Currently reading: Nearly new buying guide: Volkswagen T-Cross
Why buy a new Volkswagen T-Cross when you can save thousands with a used one?

Your eyes, by which you go astray, it warns in the Bible. You see, the thing about small and chunky SUVs is that while some of them look good enough to eat, not all of them are much cop when it comes to the driving experience. The Volkswagen T-Cross, however, is not only a rugged and handsome devil but it’s also sufficiently capable on the road to win the hearts of even the most hardened of car enthusiasts.

For starters, engine options are sensible but more than sufficient. The T-Cross has a 1.0-litre petrol engine in 94bhp and 114bhp flavours, along with a 148bhp 1.5 that’s available with Volkswagen's seven-speed DSG automatic gearbox only. There’s also a 94bhp 1.6-litre diesel option.

There are five trim levels, starting with S, which has 16in alloy wheels, air-con and an 8.0in infotainment system with a DAB radio. SE is better equipped, with 17in wheels, a variable-height boot floor, adaptive cruise control, auto lights and wipers, plus Apple CarPlay and Android Auto smartphone connectivity.

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Alterations in 2020 brought in the United trim, which is based on the SE. It actually has smaller, 16in alloys but adds front and rear parking sensors. SEL has these, too, plus LED headlights, dual-zone climate control and sat-nav. For sportier looks both inside and out, choose an R-Line. This model also gets 18in wheels and a 10.3in digital instrument cluster.

To drive, the T-Cross is a paragon of ease. The steering is light at low speeds yet weights up as the pace rises. Grip levels are high and it will hang on well in the bends. It’s refined and rides well, too. In fact, it’s nearly as polished as the Volkswagen Polo on which it’s based so, if not outright rip-snorting fun, it is at least a genuinely pleasant thing to punt around.

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Even taller people will find plenty of room in the front of a T-Cross. Large door pockets can be found all around that will take a litre bottle, plus from SE spec upwards there are multiple USB charging sockets front and rear. The only major downside is that interior quality appears to have taken a nosedive because there isn’t a soft-touch plastic in sight, unlike in the less expensive Polo. Also, unless you find a T-Cross with a Design Pack fitted, the dashboard has no coloured highlights at all and looks very drab as a result.

Much like one of its major rivals, the Renault Captur, the T-Cross has a rear bench seat that can be slid forwards or backwards to either increase leg room or boot capacity. With the bench slid all the way back, there’s more than enough space for a 6ft adult, and with it slid forwards, there’s a decently capacious boot.



Engine Some owners report a distinct lack of torque at low revs so be sure you're comfortable with that.

Clutch On the manual 1.0T especially and regardless of mileage, give the clutch a work out feeling for slipping and notchy gear changes and smelling for burnt clutch plates, all problems reported by some owners. 

Brakes Check the parking brake releases promptly.

Body Check bumpers for signs of 'touch parking' in those cars without sensors.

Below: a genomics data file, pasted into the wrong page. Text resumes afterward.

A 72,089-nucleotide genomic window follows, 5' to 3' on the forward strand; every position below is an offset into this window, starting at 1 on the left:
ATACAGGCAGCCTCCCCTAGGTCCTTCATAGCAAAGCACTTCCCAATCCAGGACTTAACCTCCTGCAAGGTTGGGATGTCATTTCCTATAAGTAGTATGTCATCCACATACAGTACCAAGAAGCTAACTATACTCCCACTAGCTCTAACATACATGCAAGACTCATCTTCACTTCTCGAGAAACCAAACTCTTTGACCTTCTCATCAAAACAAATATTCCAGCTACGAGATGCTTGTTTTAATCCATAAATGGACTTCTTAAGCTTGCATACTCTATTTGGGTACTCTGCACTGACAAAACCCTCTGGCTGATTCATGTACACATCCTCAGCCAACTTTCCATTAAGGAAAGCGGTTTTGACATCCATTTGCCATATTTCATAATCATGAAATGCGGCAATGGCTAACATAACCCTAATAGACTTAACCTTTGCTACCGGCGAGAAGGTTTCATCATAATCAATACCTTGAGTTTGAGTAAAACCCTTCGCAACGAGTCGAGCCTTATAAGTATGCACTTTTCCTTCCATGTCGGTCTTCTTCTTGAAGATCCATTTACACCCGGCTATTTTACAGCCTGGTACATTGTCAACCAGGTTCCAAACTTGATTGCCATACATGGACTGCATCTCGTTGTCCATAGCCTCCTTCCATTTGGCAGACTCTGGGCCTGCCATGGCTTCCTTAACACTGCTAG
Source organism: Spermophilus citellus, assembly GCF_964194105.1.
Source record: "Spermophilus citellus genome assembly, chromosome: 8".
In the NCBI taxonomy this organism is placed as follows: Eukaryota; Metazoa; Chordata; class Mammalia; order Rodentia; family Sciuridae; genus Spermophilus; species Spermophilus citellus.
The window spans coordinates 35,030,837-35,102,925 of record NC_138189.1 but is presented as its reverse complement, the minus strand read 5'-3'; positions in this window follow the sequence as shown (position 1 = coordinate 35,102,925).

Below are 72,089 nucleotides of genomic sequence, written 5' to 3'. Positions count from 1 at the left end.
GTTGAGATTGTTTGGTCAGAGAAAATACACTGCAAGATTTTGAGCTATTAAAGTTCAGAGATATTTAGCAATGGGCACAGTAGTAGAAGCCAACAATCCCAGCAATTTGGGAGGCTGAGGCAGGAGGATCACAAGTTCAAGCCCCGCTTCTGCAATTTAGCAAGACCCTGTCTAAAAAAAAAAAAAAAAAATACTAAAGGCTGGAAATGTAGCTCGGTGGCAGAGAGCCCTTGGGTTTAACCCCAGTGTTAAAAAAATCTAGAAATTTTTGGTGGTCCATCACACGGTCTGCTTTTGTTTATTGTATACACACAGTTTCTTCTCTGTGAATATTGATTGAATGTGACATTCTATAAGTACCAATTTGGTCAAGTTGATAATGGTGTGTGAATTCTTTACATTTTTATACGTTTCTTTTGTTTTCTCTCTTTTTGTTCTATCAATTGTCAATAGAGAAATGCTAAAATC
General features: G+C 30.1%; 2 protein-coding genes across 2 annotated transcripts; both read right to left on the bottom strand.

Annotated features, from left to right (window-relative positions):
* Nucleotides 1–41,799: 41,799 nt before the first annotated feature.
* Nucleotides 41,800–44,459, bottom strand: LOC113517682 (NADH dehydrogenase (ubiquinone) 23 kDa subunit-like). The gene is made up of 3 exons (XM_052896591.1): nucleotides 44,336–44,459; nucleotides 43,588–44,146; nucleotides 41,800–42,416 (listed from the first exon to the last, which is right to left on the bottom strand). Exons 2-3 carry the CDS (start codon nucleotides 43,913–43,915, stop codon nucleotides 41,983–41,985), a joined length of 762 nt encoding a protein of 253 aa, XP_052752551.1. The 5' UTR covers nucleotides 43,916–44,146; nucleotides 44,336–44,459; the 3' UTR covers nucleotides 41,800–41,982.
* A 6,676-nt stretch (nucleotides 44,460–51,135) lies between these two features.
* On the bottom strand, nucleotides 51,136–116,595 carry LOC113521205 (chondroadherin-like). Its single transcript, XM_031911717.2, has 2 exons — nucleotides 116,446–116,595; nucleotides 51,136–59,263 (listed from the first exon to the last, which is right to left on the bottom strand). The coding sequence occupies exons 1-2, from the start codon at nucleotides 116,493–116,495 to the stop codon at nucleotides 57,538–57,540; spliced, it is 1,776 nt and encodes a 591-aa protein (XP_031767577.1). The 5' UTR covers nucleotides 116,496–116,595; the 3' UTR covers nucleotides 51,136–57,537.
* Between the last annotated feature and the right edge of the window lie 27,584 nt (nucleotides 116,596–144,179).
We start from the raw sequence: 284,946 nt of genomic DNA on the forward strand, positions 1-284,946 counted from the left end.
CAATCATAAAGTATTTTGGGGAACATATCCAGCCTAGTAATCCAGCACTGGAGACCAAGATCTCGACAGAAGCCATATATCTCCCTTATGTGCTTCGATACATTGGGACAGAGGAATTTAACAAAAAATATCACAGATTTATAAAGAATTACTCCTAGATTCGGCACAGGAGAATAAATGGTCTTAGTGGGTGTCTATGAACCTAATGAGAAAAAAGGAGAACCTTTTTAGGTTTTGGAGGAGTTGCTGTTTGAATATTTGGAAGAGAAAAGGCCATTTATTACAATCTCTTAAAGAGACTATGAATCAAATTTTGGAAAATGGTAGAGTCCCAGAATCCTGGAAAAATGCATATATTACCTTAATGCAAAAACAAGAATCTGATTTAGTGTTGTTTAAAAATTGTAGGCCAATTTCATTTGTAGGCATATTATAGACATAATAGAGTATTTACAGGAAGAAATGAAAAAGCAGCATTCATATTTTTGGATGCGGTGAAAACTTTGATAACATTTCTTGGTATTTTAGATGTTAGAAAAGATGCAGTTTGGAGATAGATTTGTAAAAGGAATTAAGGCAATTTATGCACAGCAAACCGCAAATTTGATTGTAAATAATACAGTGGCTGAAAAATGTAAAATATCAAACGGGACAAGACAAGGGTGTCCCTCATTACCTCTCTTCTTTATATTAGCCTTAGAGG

Interior Some of the hard plastics (there are many of them) promise to scratch easily while paler trim shows up marks and stains.


Need to know

Used prices start at around £15,500. You’ll need £17,000- £19,000 for a 2020 model, and £18,000-£24,000 for a 2021 car.

If you’re looking at fuel economy, there isn’t much difference between the two 1.0-litre petrol engines: the 94bhp version has a combined WLTP figure of 47.9mpg and the 114bhp one 46.3mpg. The more powerful 1.5 achieves 44.1mpg. The economy champion is the 1.6 diesel, with 54.3mpg.

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The curtain airbags that are used to protect the head in a side impact might not fully deploy in T-Crosses made between May and June 2019. Find out from a VW dealer if your car is affected by this because it will need to have the relevant airbags replaced.

Our pick

1.0 TSI 115

Most will find that the 94bhp 1.0-litre is a sprightly thing, but if you frequently drive on the motorway, the 114bhp version might be a better choice since it has a six-speed manual to keep the engine revs down at higher speeds.

Wild card

1.5 TSI 150 R-Line

The punchy and efficient 1.5-litre engine is enough to push the T-Cross around at very tidy speeds, plus R-Line adds a sporty flavour and larger 18in alloys please the eye.

Ones we found

2018 T-Cross 1.0 TSI 95 SE, 32,000 miles, £15,500

2019 T-Cross 1.0 TSI 115 SEL, 10,000 miles, £17,150

2021 T-Cross 1.5 TSI 150 R-Line, 2000 miles, £22,000


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Join the debate

Add a comment…
odie_the_dog 12 August 2021
Surprise, surprise, another hagiographic review of a VAG product yet not a word of warning about the well known and documented problems with the 1.5 TSi engines or the DSG gearboxes.

If it were a review for a Ford you can bet your life every minor defect would be called out, but the minute it's a VW (or clone) Autocar have amnesia about any problems.

Andrew1 12 August 2021
You got to love the orange dashboard! VW makes boring cars for over 60s. I bet the management said: we need something for the users 60s, please shows us some idea. The designer came back: how about an orange dashboard? Management: Absolutely brilliant!
ewallace1 12 August 2021

What is the point of used car articles for models that are barely more than a year old? Would be much more useful for models 3+ years old where there has been time for some potential issues to emerge and the lack of warranty means these will be of more concern.